V ordered list of targets in R such that V[r] is rth most frequent target in R (rth highest rank), n = |V| Freq(r) the frequency of V[r] in R Area(r) total number of tuples in R with r most frequent targets Typical Iceberg Query: select target values with frequency higher than threshold T

rt = max{r|Freq(r)>=T} gives: as an answer to the query H = {V, V, , V[rt]} ----- HEAVY TARGETS L = the remaining light values

## a priori flaws in their algorithms? You decide.

All their algorithms compute set of potentially heavy targets contains as many members of H as possible.

that

F H != { } -> false positive (light values reported as heavy). Solution: use procedure Count(F) Scan and explictly count frequency of targets in F. Only targets that occur T or more times are output in the final answer. H F ! = { } -> false negatives (heavy targets are missed). Very dangerous post processing to regain false negative inefficient. Regain false negatives efficiently in high skew case example: very small fraction of targets account for 80% of tuples in R, while other targets together count for the other 20%.

Simple Algorithms to compute F building blocks for the more sophisticated algorithms
SCALED-SAMPLING

Take random sample of size s from R. If count of each target in the sample, scaled by N/S, exceeds the specified threshold, target is part of the candidate set F. PROS: Simple and efficient to run. CONS: We obtain both false-positives and falsenegatives. Removing the shear amount of them is difficult.

Simple Algorithms to compute F building blocks for the more sophisticated algorithms
COARSE-COUNT (Probablistic Counting)

Intuition: Use an array A[1..m] of m counters and a hash function h1 which maps target values from log2n bits to log2m bits, m << n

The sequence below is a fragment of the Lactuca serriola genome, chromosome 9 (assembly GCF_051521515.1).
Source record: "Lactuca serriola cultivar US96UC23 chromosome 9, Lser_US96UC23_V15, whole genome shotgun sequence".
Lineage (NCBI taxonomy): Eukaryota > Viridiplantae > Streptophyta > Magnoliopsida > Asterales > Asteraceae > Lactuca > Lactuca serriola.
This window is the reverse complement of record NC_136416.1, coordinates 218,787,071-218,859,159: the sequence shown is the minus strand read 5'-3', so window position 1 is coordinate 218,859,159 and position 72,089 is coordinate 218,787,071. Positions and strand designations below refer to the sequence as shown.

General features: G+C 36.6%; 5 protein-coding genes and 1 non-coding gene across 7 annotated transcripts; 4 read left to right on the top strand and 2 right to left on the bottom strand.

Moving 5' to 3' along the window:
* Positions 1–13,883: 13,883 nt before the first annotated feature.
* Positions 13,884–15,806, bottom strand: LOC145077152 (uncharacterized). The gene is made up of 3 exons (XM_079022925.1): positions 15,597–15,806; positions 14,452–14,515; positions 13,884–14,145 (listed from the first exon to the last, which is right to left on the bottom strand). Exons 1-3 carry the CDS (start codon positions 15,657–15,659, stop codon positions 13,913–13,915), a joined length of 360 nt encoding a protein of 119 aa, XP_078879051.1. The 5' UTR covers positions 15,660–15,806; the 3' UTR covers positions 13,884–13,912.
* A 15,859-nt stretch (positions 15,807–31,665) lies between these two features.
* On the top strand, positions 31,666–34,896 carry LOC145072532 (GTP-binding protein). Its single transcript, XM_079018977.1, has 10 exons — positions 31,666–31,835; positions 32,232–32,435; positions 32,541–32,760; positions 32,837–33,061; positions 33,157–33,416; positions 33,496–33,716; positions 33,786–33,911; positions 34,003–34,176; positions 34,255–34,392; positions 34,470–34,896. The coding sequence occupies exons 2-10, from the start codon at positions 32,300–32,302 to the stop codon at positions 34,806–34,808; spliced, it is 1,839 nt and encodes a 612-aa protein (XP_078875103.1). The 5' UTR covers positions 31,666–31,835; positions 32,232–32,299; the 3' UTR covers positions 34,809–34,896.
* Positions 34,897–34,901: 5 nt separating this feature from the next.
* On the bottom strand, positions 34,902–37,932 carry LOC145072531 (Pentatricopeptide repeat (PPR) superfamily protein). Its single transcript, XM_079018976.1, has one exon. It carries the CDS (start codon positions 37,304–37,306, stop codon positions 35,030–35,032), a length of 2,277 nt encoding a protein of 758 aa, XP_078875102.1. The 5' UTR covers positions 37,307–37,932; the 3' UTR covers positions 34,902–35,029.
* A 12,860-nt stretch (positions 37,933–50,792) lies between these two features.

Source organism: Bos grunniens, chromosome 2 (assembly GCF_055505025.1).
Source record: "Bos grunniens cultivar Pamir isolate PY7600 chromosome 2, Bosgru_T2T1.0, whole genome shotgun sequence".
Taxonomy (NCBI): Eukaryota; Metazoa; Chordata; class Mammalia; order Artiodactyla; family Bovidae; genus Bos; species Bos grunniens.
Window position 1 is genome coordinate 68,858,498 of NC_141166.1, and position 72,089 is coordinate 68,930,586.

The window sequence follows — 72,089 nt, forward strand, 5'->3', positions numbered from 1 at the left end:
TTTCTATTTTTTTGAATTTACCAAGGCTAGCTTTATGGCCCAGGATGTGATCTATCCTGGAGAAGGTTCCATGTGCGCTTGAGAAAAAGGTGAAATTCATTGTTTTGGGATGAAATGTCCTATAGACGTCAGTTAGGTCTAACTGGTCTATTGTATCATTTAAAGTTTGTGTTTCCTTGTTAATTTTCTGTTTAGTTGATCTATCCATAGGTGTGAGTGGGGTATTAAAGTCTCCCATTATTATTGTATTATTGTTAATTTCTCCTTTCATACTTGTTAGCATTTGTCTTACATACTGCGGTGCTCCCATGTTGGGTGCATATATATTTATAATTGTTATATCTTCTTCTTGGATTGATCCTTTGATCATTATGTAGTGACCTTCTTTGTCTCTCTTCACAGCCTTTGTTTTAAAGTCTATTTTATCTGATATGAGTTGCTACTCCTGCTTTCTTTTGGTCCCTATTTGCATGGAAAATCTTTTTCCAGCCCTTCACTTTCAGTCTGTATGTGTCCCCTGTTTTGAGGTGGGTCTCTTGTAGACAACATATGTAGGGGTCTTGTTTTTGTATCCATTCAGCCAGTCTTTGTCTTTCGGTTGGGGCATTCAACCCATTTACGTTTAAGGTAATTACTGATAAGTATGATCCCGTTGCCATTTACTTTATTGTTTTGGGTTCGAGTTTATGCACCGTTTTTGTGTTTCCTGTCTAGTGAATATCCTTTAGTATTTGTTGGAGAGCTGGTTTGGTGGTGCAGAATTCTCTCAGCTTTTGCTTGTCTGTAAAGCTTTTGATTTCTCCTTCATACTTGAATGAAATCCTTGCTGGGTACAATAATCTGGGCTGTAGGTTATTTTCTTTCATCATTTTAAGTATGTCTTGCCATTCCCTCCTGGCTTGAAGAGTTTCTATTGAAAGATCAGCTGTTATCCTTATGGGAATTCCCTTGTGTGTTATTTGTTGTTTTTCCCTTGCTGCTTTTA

Intialize all m entries of A to zero. Perform a linear scan of R. For each tuple in R with target v, A[h1(v)]++ : THE HASHING SCAN (HS) Compute bitmap array BITMAP1[1..m] by scanning through array A
If bucket i is heavy (i.e. A[i] T) then set BITMAP1[i]

Reclaim memory allocated to A. Compute F by performing candidate-selection scan of R: - Scan R and for each targer v whose BITMAP1[h1(v)] = 1, add v to F. Remove false-positives by executing Count(F). Pros: NO FALSE NEGATIVES

HYBRID techniques combine sampling and counting approaches for a better algorithm.
Intuition sample data to identify candidates for heavy targets, then use coarse-counting to remove false-negatives and false-positives. PROS: reduce number of targets that fall into heavy buckets i.e. fewere light targets becoming false positives. Cons: more difficult to implement. You must make prudent choices on which algorithm to spend your time on depending on your R. In other words, you need to know a lot about the composition of your data a priori.

DEFER-COUNT Intuition: Find a way to get fewer heavy bucket and therefore get fewer false positives